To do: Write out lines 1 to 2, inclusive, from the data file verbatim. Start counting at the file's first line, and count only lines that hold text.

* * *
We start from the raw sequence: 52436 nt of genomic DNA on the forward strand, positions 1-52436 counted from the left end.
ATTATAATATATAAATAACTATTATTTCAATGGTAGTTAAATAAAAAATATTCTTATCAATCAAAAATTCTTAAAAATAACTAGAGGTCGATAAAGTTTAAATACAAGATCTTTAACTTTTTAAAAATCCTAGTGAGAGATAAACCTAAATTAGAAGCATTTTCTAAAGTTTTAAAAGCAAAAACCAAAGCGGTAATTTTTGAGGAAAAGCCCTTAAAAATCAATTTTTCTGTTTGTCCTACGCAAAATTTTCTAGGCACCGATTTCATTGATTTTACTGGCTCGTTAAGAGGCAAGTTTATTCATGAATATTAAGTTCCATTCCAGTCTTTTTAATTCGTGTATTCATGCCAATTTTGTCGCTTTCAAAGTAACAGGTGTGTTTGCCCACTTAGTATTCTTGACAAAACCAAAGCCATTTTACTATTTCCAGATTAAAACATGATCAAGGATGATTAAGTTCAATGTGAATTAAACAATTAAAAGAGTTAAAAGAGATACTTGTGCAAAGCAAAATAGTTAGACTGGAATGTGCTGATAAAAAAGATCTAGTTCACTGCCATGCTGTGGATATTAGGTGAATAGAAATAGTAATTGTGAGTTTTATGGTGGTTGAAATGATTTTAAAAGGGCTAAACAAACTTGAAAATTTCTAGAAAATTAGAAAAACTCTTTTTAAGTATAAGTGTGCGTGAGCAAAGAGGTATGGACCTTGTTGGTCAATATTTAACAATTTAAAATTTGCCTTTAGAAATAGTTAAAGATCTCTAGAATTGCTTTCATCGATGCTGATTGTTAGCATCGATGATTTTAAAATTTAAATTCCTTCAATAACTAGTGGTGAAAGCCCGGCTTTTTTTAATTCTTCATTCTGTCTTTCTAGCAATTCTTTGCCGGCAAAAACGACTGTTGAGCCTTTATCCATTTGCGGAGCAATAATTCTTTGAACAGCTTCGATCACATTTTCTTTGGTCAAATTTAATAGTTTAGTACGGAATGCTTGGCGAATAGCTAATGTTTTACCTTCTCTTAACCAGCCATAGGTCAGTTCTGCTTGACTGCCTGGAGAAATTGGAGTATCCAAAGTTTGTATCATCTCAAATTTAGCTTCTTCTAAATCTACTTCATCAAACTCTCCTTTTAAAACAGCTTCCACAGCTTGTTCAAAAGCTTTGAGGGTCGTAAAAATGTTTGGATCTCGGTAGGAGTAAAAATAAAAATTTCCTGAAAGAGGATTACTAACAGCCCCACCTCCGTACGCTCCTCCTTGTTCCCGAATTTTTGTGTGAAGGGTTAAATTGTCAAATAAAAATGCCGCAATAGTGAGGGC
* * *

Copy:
We start from the raw sequence: 52436 nt of genomic DNA on the forward strand, positions 1-52436 counted from the left end.
ATTATAATATATAAATAACTATTATTTCAATGGTAGTTAAATAAAAAATATTCTTATCAATCAAAAATTCTTAAAAATAACTAGAGGTCGATAAAGTTTAAATACAAGATCTTTAACTTTTTAAAAATCCTAGTGAGAGATAAACCTAAATTAGAAGCATTTTCTAAAGTTTTAAAAGCAAAAACCAAAGCGGTAATTTTTGAGGAAAAGCCCTTAAAAATCAATTTTTCTGTTTGTCCTACGCAAAATTTTCTAGGCACCGATTTCATTGATTTTACTGGCTCGTTAAGAGGCAAGTTTATTCATGAATATTAAGTTCCATTCCAGTCTTTTTAATTCGTGTATTCATGCCAATTTTGTCGCTTTCAAAGTAACAGGTGTGTTTGCCCACTTAGTATTCTTGACAAAACCAAAGCCATTTTACTATTTCCAGATTAAAACATGATCAAGGATGATTAAGTTCAATGTGAATTAAACAATTAAAAGAGTTAAAAGAGATACTTGTGCAAAGCAAAATAGTTAGACTGGAATGTGCTGATAAAAAAGATCTAGTTCACTGCCATGCTGTGGATATTAGGTGAATAGAAATAGTAATTGTGAGTTTTATGGTGGTTGAAATGATTTTAAAAGGGCTAAACAAACTTGAAAATTTCTAGAAAATTAGAAAAACTCTTTTTAAGTATAAGTGTGCGTGAGCAAAGAGGTATGGACCTTGTTGGTCAATATTTAACAATTTAAAATTTGCCTTTAGAAATAGTTAAAGATCTCTAGAATTGCTTTCATCGATGCTGATTGTTAGCATCGATGATTTTAAAATTTAAATTCCTTCAATAACTAGTGGTGAAAGCCCGGCTTTTTTTAATTCTTCATTCTGTCTTTCTAGCAATTCTTTGCCGGCAAAAACGACTGTTGAGCCTTTATCCATTTGCGGAGCAATAATTCTTTGAACAGCTTCGATCACATTTTCTTTGGTCAAATTTAATAGTTTAGTACGGAATGCTTGGCGAATAGCTAATGTTTTACCTTCTCTTAACCAGCCATAGGTCAGTTCTGCTTGACTGCCTGGAGAAATTGGAGTATCCAAAGTTTGTATCATCTCAAATTTAGCTTCTTCTAAATCTACTTCATCAAACTCTCCTTTTAAAACAGCTTCCACAGCTTGTTCAAAAGCTTTGAGGGTCGTAAAAATGTTTGGATCTCGGTAGGAGTAAAAATAAAAATTTCCTGAAAGAGGATTACTAACAGCCCCACCTCCGTACGCTCCTCCTTGTTCCCGAATTTTTGTGTGAAGGGTTAAATTGTCAAATAAAAATGCCGCAATAGTGAGGGC